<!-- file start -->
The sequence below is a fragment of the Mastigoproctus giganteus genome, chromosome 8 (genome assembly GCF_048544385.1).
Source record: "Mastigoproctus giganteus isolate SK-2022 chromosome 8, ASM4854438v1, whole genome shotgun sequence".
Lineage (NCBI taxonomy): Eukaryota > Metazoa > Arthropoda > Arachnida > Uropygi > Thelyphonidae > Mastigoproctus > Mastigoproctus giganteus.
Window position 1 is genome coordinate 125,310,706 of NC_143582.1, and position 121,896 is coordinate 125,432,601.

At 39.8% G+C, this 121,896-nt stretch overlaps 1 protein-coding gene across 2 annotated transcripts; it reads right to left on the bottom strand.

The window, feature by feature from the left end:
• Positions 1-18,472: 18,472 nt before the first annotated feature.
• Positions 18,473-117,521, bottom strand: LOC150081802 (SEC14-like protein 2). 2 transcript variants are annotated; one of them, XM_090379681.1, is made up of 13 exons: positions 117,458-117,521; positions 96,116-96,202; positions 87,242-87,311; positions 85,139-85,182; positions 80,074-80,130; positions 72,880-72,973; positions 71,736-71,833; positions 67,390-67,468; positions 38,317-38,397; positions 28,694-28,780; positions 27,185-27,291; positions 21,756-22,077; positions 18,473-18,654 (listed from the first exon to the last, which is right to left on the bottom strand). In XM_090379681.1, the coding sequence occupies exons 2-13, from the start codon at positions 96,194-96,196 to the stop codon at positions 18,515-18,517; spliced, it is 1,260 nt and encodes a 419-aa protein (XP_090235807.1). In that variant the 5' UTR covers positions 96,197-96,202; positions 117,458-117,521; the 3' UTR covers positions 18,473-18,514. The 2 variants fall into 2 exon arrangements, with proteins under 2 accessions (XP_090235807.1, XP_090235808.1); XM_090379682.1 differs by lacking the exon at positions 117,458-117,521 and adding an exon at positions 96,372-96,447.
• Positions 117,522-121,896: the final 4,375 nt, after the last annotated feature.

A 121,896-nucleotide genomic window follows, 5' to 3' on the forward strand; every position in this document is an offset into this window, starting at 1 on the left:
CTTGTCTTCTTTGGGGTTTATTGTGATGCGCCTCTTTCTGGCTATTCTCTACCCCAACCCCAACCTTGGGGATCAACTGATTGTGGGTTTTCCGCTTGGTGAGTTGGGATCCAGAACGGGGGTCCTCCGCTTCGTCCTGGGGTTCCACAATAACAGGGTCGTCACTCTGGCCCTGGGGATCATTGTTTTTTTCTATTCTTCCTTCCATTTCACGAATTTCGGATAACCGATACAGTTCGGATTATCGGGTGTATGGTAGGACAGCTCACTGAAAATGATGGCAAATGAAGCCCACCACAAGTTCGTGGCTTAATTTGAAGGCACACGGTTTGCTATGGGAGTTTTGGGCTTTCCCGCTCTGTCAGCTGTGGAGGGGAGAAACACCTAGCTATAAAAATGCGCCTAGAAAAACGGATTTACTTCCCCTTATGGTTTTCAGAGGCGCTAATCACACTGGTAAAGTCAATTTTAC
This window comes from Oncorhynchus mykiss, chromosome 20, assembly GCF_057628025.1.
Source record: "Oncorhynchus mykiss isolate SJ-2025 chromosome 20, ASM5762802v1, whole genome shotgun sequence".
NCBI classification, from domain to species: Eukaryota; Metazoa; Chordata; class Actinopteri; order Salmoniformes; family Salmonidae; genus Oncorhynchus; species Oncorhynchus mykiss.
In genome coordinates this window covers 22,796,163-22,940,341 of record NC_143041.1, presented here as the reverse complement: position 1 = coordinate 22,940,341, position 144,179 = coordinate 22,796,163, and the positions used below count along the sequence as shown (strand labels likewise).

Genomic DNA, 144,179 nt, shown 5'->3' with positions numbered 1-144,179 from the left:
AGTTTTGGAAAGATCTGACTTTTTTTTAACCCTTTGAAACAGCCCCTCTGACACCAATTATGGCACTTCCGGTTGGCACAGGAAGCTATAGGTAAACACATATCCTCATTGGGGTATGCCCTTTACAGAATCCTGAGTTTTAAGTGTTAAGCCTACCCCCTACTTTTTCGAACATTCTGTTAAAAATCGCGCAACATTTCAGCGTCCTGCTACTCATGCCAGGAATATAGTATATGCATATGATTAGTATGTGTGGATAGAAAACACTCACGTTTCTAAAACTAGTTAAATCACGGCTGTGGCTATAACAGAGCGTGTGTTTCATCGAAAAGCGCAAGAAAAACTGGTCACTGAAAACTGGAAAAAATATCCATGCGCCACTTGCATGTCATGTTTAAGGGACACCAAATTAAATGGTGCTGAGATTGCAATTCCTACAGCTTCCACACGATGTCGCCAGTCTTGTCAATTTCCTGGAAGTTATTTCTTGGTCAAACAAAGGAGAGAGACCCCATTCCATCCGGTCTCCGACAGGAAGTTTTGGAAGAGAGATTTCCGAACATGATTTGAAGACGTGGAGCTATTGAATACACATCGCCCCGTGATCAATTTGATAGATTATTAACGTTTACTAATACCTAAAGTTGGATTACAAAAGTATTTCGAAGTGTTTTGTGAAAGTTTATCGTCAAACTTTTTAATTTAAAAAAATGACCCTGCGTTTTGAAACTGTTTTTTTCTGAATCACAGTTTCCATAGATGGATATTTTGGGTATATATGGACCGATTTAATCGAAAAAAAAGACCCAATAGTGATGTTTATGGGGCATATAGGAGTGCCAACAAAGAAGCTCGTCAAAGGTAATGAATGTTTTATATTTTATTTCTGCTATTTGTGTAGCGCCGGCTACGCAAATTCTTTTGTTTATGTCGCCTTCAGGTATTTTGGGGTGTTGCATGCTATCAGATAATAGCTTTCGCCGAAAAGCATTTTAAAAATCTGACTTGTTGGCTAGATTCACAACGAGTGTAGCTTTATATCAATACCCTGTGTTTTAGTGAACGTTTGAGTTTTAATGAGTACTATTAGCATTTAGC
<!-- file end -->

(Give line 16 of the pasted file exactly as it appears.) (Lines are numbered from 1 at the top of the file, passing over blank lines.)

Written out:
Genomic DNA, 144,179 nt, shown 5'->3' with positions numbered 1-144,179 from the left: